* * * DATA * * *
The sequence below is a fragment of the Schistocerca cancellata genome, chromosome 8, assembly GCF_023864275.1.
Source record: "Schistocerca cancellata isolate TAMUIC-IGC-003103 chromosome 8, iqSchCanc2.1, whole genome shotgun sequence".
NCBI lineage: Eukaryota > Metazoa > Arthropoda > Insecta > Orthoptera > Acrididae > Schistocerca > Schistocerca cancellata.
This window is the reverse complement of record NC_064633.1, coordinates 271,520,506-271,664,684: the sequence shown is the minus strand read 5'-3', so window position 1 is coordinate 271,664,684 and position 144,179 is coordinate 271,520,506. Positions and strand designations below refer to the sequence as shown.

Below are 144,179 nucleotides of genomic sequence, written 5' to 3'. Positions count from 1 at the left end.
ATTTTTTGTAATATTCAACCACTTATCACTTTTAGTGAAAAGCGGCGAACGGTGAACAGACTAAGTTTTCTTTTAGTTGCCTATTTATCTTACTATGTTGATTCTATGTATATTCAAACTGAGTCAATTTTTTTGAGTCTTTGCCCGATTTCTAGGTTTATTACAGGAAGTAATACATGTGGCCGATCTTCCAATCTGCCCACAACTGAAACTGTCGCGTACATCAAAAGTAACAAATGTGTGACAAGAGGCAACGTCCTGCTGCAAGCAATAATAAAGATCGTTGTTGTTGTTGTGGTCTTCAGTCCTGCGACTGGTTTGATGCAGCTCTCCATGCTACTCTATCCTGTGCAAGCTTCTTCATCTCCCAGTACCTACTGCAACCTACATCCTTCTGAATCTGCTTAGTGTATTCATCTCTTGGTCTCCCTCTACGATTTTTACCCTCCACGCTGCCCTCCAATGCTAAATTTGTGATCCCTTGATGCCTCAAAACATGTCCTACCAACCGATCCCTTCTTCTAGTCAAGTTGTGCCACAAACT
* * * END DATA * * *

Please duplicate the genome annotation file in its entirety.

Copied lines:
The sequence below is a fragment of the Schistocerca cancellata genome, chromosome 8, assembly GCF_023864275.1.
Source record: "Schistocerca cancellata isolate TAMUIC-IGC-003103 chromosome 8, iqSchCanc2.1, whole genome shotgun sequence".
NCBI lineage: Eukaryota > Metazoa > Arthropoda > Insecta > Orthoptera > Acrididae > Schistocerca > Schistocerca cancellata.
This window is the reverse complement of record NC_064633.1, coordinates 271,520,506-271,664,684: the sequence shown is the minus strand read 5'-3', so window position 1 is coordinate 271,664,684 and position 144,179 is coordinate 271,520,506. Positions and strand designations below refer to the sequence as shown.

Below are 144,179 nucleotides of genomic sequence, written 5' to 3'. Positions count from 1 at the left end.
ATTTTTTGTAATATTCAACCACTTATCACTTTTAGTGAAAAGCGGCGAACGGTGAACAGACTAAGTTTTCTTTTAGTTGCCTATTTATCTTACTATGTTGATTCTATGTATATTCAAACTGAGTCAATTTTTTTGAGTCTTTGCCCGATTTCTAGGTTTATTACAGGAAGTAATACATGTGGCCGATCTTCCAATCTGCCCACAACTGAAACTGTCGCGTACATCAAAAGTAACAAATGTGTGACAAGAGGCAACGTCCTGCTGCAAGCAATAATAAAGATCGTTGTTGTTGTTGTGGTCTTCAGTCCTGCGACTGGTTTGATGCAGCTCTCCATGCTACTCTATCCTGTGCAAGCTTCTTCATCTCCCAGTACCTACTGCAACCTACATCCTTCTGAATCTGCTTAGTGTATTCATCTCTTGGTCTCCCTCTACGATTTTTACCCTCCACGCTGCCCTCCAATGCTAAATTTGTGATCCCTTGATGCCTCAAAACATGTCCTACCAACCGATCCCTTCTTCTAGTCAAGTTGTGCCACAAACT